Another favorable aspect of the invention is that the seat cushions, when in their normal position, are located in the pivoting path of the seat back portions. This will accomplish that the seat cushions, when in the normal position on the vehicle floor, prevent the seat backs from being moved about their pivoting axis, thereby eliminating the need for any latching means for the seat back portions.
If, as is usual with ordinary vehicles such as shown in FIGS. 4 and 5 of Hamatani et al U.S. Pat. No. 4,475,763, the seat backs are folded down to the vehicle floor panel, the upper edges of the seat back will come to be located adjacent the upwardly tilted seat cushions. Therefore, the headrests attached to the seat backs must be removed before the seat backs can be folded down because there is no extra space available in front of the upwardly tilted seat cushions. In the seat back arrangement according to the invention, the headrests do not present any problem when moving the seat backs to their fold-away position and may therefore be rigidly attached to the seat backs.
The invention permits numerous configurations. One exemplary embodiment is illustrated in the drawings and described in the following.
In the drawings:
FIG. 1 is a three-dimensional representation of the subject rear seat assembly in a passenger car.
FIG. 2 is a schematic side view of the rear seat assembly according to FIG. 1.
FIG. 3 is a front view of the rear seat assembly according to FIG. 1 and FIG. 2.
FIG. 4 is a plan view of the rear seat arrangement according to FIGS. 1-3.
FIG. 1 is a view into the rear compartment of a motor vehicle. It shows a side panel 2, a side window 4, a rear roof pillar 6 and a rear window 8. A shoulder belt 10 is extending along the rear roof pillar 6.
The rear seat assembly of the motor vehicle includes two fold-away seat cushions 12, 14 and two fold-away seat backs 16, 18. The seat backs 16, 18 are provided with head rests 20, 22, respectively, which are fixedly mounted thereto.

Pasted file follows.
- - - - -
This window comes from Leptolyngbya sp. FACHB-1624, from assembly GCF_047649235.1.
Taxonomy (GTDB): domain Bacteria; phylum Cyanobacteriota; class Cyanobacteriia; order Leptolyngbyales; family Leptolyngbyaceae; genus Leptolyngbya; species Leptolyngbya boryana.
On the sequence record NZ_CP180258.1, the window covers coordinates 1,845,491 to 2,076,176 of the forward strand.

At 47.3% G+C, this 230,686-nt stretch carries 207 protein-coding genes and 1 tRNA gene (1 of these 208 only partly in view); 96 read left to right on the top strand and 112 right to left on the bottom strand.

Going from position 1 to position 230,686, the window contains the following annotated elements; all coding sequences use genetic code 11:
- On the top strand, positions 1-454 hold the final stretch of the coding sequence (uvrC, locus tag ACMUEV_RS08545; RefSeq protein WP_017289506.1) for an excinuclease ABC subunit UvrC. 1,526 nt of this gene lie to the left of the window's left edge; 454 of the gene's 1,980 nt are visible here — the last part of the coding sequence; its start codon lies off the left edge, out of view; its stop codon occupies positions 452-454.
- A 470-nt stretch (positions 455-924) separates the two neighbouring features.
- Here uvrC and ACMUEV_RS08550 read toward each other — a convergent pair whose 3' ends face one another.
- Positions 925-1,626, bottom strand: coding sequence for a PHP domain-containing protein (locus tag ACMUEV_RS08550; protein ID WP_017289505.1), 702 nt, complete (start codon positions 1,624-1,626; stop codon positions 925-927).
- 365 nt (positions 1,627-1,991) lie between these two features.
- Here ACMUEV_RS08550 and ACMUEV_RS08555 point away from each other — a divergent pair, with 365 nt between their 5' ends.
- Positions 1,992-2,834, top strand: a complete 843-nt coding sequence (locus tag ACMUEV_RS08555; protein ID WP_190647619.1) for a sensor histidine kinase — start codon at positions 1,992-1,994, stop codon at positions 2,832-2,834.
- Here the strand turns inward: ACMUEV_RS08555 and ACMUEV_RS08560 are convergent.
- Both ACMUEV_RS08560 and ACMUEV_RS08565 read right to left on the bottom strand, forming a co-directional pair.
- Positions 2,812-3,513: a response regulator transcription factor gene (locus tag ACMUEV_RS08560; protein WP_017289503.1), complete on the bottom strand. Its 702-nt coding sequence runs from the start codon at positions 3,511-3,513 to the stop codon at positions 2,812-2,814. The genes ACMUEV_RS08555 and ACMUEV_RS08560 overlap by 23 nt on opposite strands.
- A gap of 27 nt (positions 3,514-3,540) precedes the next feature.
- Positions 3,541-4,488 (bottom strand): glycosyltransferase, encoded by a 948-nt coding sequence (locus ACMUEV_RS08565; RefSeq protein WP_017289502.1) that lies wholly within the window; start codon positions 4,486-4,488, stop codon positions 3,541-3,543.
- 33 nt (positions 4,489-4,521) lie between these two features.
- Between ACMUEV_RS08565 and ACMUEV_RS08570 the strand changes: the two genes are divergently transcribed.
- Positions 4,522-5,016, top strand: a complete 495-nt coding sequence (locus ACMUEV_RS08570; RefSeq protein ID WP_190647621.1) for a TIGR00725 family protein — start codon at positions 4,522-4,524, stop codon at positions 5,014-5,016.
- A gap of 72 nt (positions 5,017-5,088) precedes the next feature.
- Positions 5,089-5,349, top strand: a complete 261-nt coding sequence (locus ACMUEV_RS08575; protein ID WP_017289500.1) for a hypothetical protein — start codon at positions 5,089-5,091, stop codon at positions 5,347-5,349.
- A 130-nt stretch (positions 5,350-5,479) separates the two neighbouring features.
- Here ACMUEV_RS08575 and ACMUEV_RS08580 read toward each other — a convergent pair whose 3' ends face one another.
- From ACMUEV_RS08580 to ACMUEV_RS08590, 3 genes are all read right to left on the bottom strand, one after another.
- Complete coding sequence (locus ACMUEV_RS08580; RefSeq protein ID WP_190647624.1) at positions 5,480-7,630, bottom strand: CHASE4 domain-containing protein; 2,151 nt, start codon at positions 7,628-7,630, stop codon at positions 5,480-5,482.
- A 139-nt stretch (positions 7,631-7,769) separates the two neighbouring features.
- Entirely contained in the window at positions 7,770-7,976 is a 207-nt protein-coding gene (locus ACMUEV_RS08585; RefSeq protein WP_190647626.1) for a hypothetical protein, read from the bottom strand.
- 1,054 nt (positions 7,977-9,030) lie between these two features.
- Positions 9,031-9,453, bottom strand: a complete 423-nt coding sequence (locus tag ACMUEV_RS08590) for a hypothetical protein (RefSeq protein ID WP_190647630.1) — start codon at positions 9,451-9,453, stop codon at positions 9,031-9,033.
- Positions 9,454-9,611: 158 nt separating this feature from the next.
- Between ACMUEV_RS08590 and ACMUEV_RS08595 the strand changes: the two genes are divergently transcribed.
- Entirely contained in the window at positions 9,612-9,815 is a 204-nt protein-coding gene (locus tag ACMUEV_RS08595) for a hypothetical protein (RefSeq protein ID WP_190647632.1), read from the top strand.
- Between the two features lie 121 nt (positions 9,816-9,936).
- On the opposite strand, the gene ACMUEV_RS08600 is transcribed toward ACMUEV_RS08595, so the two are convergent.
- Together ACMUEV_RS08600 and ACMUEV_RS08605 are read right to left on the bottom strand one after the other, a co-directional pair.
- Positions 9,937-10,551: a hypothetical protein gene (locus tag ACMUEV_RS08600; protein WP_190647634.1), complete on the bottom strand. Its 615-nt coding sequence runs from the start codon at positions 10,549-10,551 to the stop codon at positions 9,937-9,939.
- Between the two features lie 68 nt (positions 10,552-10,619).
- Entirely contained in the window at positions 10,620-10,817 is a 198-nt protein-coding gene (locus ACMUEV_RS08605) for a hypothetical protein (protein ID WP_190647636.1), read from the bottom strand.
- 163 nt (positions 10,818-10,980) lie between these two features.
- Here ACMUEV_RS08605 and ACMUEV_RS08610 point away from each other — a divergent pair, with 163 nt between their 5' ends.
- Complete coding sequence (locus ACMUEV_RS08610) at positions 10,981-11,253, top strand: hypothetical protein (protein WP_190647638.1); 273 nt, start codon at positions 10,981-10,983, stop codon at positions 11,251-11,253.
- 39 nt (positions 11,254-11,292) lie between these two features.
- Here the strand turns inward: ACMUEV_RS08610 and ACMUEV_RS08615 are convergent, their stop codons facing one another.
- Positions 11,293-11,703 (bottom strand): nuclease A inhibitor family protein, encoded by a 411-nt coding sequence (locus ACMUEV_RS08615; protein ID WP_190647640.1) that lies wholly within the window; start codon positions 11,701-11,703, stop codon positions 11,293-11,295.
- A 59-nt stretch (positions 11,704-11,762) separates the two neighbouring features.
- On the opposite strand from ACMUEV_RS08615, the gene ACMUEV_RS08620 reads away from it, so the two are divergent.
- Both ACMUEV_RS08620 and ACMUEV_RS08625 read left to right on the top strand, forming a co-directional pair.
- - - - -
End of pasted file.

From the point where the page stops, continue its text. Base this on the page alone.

The seat cushions 12, 14 are, as in usual in motor vehicle rear seat assemblies, adapted for swinging movement about a horizontally extending axis 24 defined by a hinge member 23 mounted on the floor and a hinge member 25 mounted on the seat, so as to be moved forwardly into an upright position, which is illustrated for the seat cushion 14. However, unlike conventional rear seat assemblies, the seat backs are mounted for swinging movement about an upright pivot axis 26. This will permit the seat backs to be moved from their normal seating position as shown by seat back 16, to a stored position against the respective side panel 2 as shown by seat back 18.
A pair of hinge-like sockets 28, 30 carried by the seat back 18 are illustrated in FIG. 1. The sockets 28, 30 are adapted for receiving, respectively, pivot pins 32, 34 which are fixedly mounted to the vehicle, such as respectively on the side panel 2 and the floor panel 36. It is apparent in FIG. 1 that the lower socket 30 and the lower pivot pin 34 are displaced towards the midportion of the vehicle, so that the pivot axis 26, while extending within the seat back upholstery, is tilting toward the middle of the vehicle when viewed from a point above and ahead of the seat.
In FIGS. 2 to 4, the path of the pivot axis 26 is illustrated even more clearly. FIG. 2 shows that the inclination of the pivot axis 26, as viewed from a point sideways of the seat, corresponds to the inclination of the seat back 16, and is extending within the upholstery of the seat back. FIG. 2 also illustrates the position of the transverse axis 24, which is provided by hinges, not shown, located at the lower front end of seat cushion 12 and on the floor panel 36. The rear panel of a seat back 18 of a front seat assembly is shown.
In FIG. 2, as well as in FIGS. 3 and 4, the fold-away positions of the seat cushion 12 and the seat back 16, respectively, are indicated in broken lines. The representation in broken lines illustrates that the seat cushion 12 can be tilted about the transverse axis 24 to a point where it abuts against the seat back 18. The seat back 16 can be swung about the pivot axis 26 until it assumes the position indicated in broken lines in FIG. 2.